Protect Yourself From Bad Tenants With Credit Checks
Conduct a credit check before renting to determine the tenant's quality to avoid unpleasant surprises.
Evicting a tenant from your rental property is something no landlord would ever want to go through. Unpaid rent and damage to the house cost thousands of dollars, not to mention the time spent and all that frustration. It's impossible to analyze people by their outer appearance alone. Landlord horror stories can start with a gut feeling about the renter or a pressure to find someone to rent the space. Tenant selection is crucial because poor decisions can lead to evictions, which are disruptive, expensive, and time-consuming.
What is the best way to make sure that your tenants are good? Make sure you do your due diligence before accepting a rental application. In order to determine whether a prospective tenant is a responsible fit for your home, make sure you check the rental history and run a credit check, along with income or guarantor information.
Credit checks are crucial to the tenant screening process. The report offers an overview of a person's financial situation, including the amount of debt they have and the history of bill-paying. In a credit report, people whose financial obligations have been met in the past may be predicted to do so in the future. Depending on your jurisdiction, you may be allowed to charge renters a screening fee.
An individual's credit score may range from 300 to 850. For red flags that indicate the applicant has financial problems, check the amount of debt the renter has, if there are any late payments, and whether the renter has any previous bankruptcies, liens, garnishments, car repossessions, or accounts in collection.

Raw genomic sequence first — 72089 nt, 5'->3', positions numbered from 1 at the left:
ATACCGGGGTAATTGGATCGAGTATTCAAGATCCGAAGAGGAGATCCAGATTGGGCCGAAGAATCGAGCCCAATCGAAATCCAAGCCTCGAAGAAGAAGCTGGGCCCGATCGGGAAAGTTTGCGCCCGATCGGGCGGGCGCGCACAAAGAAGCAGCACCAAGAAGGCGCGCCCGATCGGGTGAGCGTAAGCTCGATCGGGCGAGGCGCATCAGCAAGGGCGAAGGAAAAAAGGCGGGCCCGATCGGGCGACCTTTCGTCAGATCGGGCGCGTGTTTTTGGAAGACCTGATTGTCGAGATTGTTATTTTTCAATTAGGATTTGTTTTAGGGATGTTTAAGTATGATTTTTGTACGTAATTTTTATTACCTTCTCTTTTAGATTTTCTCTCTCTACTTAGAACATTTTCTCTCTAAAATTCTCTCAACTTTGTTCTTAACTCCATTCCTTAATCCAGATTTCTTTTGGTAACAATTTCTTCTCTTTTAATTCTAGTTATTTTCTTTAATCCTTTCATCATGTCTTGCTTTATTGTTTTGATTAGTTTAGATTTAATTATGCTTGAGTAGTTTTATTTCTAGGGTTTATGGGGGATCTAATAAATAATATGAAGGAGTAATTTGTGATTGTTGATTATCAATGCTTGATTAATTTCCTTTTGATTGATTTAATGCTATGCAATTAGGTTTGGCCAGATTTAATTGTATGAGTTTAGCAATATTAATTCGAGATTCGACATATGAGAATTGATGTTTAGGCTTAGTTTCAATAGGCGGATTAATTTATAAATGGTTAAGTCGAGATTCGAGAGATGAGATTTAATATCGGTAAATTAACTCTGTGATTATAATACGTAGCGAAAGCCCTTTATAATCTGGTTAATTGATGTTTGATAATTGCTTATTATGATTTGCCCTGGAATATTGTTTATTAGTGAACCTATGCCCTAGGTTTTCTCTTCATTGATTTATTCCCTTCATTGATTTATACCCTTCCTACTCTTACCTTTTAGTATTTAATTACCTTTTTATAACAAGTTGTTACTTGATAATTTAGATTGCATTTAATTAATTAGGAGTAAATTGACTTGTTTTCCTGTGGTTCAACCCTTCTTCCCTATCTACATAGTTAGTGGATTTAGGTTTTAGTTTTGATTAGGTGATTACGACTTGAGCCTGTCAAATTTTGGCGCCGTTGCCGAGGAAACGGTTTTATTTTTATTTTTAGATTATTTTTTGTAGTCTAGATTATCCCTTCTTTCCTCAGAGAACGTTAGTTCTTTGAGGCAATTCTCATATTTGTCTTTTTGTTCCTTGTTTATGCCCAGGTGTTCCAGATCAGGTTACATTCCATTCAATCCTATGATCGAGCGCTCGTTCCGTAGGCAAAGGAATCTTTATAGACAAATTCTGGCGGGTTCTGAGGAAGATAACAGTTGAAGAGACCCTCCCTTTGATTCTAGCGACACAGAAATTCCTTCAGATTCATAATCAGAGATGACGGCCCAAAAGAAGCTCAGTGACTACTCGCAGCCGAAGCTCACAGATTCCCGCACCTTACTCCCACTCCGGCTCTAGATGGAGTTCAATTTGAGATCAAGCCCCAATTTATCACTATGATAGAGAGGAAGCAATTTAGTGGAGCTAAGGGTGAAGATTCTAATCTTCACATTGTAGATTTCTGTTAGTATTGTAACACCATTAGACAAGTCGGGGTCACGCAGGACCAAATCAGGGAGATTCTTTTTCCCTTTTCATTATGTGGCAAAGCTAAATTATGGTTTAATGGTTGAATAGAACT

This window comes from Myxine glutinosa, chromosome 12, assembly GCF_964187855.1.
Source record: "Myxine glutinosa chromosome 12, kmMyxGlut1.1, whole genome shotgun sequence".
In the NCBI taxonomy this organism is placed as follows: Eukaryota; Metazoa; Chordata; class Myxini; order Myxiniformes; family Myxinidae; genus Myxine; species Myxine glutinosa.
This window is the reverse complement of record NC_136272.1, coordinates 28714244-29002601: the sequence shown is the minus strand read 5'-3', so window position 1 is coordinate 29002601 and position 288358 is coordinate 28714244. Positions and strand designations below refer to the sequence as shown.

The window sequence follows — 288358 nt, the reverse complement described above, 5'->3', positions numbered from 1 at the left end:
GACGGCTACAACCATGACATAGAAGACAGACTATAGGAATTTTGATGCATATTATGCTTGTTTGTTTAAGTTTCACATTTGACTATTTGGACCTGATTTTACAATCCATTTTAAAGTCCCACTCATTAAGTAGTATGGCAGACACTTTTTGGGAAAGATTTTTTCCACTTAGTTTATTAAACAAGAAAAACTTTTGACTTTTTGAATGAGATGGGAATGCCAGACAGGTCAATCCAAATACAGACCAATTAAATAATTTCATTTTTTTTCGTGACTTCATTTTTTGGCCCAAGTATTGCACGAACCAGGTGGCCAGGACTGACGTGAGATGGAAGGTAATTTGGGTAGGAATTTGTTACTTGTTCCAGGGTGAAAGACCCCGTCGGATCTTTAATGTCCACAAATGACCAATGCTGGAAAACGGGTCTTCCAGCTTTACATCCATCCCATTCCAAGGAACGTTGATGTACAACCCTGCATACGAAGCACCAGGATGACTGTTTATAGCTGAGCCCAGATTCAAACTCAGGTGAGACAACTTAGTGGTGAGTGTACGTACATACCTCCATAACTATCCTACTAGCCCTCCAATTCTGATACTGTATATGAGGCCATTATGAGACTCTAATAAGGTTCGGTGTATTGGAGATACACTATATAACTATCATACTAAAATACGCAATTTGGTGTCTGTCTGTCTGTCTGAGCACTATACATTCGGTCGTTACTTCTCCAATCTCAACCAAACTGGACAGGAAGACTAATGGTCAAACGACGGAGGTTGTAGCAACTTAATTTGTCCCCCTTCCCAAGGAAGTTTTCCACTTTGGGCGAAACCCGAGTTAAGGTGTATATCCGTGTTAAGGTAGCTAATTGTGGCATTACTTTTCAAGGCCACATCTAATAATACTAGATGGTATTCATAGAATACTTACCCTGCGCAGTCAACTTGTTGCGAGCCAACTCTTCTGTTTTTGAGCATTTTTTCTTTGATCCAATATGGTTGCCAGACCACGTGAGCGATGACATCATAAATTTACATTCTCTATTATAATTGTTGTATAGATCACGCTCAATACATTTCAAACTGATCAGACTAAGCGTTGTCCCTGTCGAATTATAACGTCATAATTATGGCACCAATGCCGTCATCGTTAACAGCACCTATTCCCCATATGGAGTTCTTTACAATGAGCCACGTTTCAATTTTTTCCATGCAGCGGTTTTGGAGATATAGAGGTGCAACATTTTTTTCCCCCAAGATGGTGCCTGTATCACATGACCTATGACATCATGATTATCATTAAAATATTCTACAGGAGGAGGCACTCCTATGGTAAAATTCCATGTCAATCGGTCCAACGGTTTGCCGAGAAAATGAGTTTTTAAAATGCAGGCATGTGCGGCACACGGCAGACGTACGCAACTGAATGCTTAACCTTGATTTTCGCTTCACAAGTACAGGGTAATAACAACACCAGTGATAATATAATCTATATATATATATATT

The LuckRent App has a built-in application form that allows you to collect information about prospective renters. Renters can send you the application with consent for you to run credit checks. You can then go to the credit bureau to order credit reports easily from the app.
Landlords want to ensure prospective tenants will pay rent on time and respect their properties by thoroughly screening their applications. Some good questions you can ask the renters include the reason they are moving, who will be living at the property, how long do they think they will stay, where do they work, and when are they looking to move.
It is important to remember, though, that there are certain questions you cannot ask your applicant during the vetting process. It is illegal for landlords to discriminate against tenants because of race, gender, religion, or other factors specified in the law. All applicants should be treated equally and respectfully when renting a unit. Making sure that the housing you operate is free of harassment and discrimination is your responsibility.